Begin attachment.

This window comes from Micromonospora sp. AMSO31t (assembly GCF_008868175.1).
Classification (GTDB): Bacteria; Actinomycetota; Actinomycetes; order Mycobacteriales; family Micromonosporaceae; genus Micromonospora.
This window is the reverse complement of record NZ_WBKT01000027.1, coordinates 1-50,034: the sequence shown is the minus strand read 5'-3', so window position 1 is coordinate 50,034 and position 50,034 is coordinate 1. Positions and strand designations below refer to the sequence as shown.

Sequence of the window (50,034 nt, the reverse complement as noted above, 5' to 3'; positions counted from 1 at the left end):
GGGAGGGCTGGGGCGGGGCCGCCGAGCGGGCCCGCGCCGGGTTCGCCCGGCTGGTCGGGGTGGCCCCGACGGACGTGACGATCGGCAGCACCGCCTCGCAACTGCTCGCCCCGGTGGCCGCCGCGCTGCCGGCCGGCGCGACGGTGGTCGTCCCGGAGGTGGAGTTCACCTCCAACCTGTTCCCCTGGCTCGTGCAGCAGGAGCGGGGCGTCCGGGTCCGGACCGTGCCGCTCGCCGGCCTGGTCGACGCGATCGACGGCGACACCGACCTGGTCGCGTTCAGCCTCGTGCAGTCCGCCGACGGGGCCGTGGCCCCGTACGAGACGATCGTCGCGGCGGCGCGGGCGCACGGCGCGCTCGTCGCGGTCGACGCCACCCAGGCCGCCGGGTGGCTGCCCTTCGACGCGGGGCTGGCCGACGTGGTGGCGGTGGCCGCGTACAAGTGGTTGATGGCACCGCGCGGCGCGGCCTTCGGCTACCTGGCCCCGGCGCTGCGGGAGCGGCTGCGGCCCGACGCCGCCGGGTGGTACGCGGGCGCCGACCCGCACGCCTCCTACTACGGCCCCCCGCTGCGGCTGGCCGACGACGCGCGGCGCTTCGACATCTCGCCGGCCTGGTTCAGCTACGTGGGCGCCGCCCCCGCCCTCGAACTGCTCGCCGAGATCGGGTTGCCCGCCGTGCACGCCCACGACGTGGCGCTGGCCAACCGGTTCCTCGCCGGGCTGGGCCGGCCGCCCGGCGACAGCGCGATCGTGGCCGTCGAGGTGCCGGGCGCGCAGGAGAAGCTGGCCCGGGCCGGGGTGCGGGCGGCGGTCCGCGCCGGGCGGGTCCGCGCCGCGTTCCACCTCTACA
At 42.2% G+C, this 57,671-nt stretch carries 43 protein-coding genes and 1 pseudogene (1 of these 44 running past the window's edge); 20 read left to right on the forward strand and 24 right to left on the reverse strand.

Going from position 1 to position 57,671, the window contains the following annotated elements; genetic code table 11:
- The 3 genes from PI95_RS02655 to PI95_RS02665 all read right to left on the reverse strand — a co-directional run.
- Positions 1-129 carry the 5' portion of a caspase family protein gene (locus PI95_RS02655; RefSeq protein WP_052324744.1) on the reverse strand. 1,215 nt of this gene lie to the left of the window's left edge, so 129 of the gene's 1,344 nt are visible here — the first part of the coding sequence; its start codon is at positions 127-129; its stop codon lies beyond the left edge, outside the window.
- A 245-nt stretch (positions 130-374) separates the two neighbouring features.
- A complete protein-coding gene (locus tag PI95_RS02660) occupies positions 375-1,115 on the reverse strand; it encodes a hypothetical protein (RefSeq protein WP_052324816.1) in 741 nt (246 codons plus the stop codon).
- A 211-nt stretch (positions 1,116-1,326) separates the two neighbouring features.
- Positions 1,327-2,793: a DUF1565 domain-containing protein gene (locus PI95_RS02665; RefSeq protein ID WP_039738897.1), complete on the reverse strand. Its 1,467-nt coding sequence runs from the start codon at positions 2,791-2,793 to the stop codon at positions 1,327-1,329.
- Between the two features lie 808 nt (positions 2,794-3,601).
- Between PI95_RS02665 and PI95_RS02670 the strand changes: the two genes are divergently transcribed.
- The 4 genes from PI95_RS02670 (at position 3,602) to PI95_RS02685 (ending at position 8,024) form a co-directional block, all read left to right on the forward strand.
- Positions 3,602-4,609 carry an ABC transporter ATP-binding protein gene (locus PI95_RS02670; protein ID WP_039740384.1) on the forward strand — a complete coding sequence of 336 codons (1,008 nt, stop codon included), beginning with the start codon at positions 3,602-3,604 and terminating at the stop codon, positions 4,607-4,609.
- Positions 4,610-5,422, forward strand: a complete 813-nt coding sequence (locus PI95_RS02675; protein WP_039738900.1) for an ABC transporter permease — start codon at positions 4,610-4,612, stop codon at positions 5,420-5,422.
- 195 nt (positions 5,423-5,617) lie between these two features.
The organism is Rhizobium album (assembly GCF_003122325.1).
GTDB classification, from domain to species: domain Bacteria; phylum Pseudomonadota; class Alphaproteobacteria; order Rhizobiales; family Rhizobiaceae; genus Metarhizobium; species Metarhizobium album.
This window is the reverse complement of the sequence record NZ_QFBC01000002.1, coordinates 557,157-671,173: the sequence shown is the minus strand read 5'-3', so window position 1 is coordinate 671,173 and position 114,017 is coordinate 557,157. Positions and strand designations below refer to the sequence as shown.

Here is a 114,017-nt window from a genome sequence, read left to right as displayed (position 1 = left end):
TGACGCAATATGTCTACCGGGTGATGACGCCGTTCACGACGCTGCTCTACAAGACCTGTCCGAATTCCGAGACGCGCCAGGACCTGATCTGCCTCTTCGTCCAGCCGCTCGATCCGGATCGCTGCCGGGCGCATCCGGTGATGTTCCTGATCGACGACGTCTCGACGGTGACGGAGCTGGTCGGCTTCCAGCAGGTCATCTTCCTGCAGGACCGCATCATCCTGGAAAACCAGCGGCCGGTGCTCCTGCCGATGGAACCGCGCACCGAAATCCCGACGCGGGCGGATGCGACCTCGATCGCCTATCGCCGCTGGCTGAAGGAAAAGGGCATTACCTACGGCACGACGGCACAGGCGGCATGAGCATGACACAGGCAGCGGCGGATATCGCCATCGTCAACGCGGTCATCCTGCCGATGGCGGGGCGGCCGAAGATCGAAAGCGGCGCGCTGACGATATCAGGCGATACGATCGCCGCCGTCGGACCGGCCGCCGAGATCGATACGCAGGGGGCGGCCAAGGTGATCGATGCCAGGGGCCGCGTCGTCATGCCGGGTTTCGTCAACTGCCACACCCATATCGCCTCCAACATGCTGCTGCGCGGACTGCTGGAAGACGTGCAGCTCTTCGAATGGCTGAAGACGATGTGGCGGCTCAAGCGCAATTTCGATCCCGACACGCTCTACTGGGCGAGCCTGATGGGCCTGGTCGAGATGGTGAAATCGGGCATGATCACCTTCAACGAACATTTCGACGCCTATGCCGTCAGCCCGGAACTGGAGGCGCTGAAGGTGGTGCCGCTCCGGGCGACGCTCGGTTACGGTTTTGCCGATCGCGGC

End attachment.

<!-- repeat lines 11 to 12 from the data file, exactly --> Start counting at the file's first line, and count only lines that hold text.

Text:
- A complete protein-coding gene (locus tag PI95_RS02660) occupies positions 375-1,115 on the reverse strand; it encodes a hypothetical protein (RefSeq protein WP_052324816.1) in 741 nt (246 codons plus the stop codon).
- A 211-nt stretch (positions 1,116-1,326) separates the two neighbouring features.